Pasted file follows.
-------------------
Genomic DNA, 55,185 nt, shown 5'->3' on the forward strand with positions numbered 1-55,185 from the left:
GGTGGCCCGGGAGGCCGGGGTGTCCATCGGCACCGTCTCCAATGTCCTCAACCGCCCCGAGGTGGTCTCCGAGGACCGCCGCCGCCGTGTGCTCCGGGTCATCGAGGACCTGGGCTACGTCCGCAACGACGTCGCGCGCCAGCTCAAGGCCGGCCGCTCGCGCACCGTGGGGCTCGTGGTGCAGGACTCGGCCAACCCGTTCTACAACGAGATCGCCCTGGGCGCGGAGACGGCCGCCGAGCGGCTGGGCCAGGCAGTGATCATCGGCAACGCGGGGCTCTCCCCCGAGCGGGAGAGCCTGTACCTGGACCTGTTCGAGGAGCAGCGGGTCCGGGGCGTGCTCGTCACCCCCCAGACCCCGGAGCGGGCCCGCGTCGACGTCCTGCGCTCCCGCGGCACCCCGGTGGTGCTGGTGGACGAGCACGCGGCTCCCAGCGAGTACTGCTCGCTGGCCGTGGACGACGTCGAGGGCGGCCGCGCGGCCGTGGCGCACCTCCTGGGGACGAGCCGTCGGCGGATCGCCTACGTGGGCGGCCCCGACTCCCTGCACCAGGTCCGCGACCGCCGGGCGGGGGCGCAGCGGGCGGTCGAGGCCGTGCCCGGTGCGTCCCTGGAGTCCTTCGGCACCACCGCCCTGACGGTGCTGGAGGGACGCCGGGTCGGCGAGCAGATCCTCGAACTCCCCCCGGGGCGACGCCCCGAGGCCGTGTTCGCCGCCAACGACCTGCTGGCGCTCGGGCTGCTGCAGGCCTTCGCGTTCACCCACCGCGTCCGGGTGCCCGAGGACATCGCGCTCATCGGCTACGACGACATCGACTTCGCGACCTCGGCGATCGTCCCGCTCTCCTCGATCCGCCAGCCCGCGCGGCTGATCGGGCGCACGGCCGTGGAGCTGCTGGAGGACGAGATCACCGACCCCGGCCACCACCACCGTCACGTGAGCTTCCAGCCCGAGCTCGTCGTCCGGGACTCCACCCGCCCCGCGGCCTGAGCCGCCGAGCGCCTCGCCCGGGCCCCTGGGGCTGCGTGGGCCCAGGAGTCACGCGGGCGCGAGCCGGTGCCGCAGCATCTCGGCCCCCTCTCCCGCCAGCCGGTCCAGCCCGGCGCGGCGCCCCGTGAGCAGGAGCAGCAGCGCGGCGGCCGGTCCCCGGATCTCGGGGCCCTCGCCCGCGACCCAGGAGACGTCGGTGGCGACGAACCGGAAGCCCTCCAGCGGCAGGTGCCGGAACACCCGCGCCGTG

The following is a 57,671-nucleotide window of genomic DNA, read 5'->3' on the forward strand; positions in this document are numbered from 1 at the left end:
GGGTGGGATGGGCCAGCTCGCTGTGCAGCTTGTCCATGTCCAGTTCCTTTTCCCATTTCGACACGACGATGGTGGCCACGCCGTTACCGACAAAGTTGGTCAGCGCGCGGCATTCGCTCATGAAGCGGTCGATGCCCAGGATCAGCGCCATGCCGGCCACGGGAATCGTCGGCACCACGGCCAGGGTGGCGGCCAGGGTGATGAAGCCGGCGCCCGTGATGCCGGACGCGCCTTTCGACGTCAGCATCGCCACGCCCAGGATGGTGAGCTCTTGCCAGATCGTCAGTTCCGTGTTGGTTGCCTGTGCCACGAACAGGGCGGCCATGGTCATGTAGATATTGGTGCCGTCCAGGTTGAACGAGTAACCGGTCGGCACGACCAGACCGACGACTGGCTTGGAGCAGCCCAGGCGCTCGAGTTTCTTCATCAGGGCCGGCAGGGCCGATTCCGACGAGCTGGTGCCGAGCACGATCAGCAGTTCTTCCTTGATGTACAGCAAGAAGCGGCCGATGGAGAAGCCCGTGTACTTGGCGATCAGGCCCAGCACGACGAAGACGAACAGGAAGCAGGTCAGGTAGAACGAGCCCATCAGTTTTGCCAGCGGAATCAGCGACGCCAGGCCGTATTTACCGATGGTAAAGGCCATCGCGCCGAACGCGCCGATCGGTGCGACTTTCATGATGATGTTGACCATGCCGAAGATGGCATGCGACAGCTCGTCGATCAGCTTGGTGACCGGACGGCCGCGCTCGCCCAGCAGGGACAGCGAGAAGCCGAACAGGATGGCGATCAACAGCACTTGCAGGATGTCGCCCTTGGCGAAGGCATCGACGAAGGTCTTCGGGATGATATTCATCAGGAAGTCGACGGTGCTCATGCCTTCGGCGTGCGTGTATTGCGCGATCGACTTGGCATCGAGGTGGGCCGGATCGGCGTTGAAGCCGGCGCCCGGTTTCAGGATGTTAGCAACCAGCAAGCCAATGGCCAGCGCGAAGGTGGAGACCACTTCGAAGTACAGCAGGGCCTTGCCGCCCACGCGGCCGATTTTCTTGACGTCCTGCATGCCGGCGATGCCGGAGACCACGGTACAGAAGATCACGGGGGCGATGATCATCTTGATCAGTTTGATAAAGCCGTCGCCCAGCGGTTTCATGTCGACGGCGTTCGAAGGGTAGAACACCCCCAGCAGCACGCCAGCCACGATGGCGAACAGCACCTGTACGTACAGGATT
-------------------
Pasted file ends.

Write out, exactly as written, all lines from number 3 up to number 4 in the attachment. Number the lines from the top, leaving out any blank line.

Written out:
The following is a 57,671-nucleotide window of genomic DNA, read 5'->3' on the forward strand; positions in this document are numbered from 1 at the left end:
GGGTGGGATGGGCCAGCTCGCTGTGCAGCTTGTCCATGTCCAGTTCCTTTTCCCATTTCGACACGACGATGGTGGCCACGCCGTTACCGACAAAGTTGGTCAGCGCGCGGCATTCGCTCATGAAGCGGTCGATGCCCAGGATCAGCGCCATGCCGGCCACGGGAATCGTCGGCACCACGGCCAGGGTGGCGGCCAGGGTGATGAAGCCGGCGCCCGTGATGCCGGACGCGCCTTTCGACGTCAGCATCGCCACGCCCAGGATGGTGAGCTCTTGCCAGATCGTCAGTTCCGTGTTGGTTGCCTGTGCCACGAACAGGGCGGCCATGGTCATGTAGATATTGGTGCCGTCCAGGTTGAACGAGTAACCGGTCGGCACGACCAGACCGACGACTGGCTTGGAGCAGCCCAGGCGCTCGAGTTTCTTCATCAGGGCCGGCAGGGCCGATTCCGACGAGCTGGTGCCGAGCACGATCAGCAGTTCTTCCTTGATGTACAGCAAGAAGCGGCCGATGGAGAAGCCCGTGTACTTGGCGATCAGGCCCAGCACGACGAAGACGAACAGGAAGCAGGTCAGGTAGAACGAGCCCATCAGTTTTGCCAGCGGAATCAGCGACGCCAGGCCGTATTTACCGATGGTAAAGGCCATCGCGCCGAACGCGCCGATCGGTGCGACTTTCATGATGATGTTGACCATGCCGAAGATGGCATGCGACAGCTCGTCGATCAGCTTGGTGACCGGACGGCCGCGCTCGCCCAGCAGGGACAGCGAGAAGCCGAACAGGATGGCGATCAACAGCACTTGCAGGATGTCGCCCTTGGCGAAGGCATCGACGAAGGTCTTCGGGATGATATTCATCAGGAAGTCGACGGTGCTCATGCCTTCGGCGTGCGTGTATTGCGCGATCGACTTGGCATCGAGGTGGGCCGGATCGGCGTTGAAGCCGGCGCCCGGTTTCAGGATGTTAGCAACCAGCAAGCCAATGGCCAGCGCGAAGGTGGAGACCACTTCGAAGTACAGCAGGGCCTTGCCGCCCACGCGGCCGATTTTCTTGACGTCCTGCATGCCGGCGATGCCGGAGACCACGGTACAGAAGATCACGGGGGCGATGATCATCTTGATCAGTTTGATAAAGCCGTCGCCCAGCGGTTTCATGTCGACGGCGTTCGAAGGGTAGAACACCCCCAGCAGCACGCCAGCCACGATGGCGAACAGCACCTGTACGTACAGGATT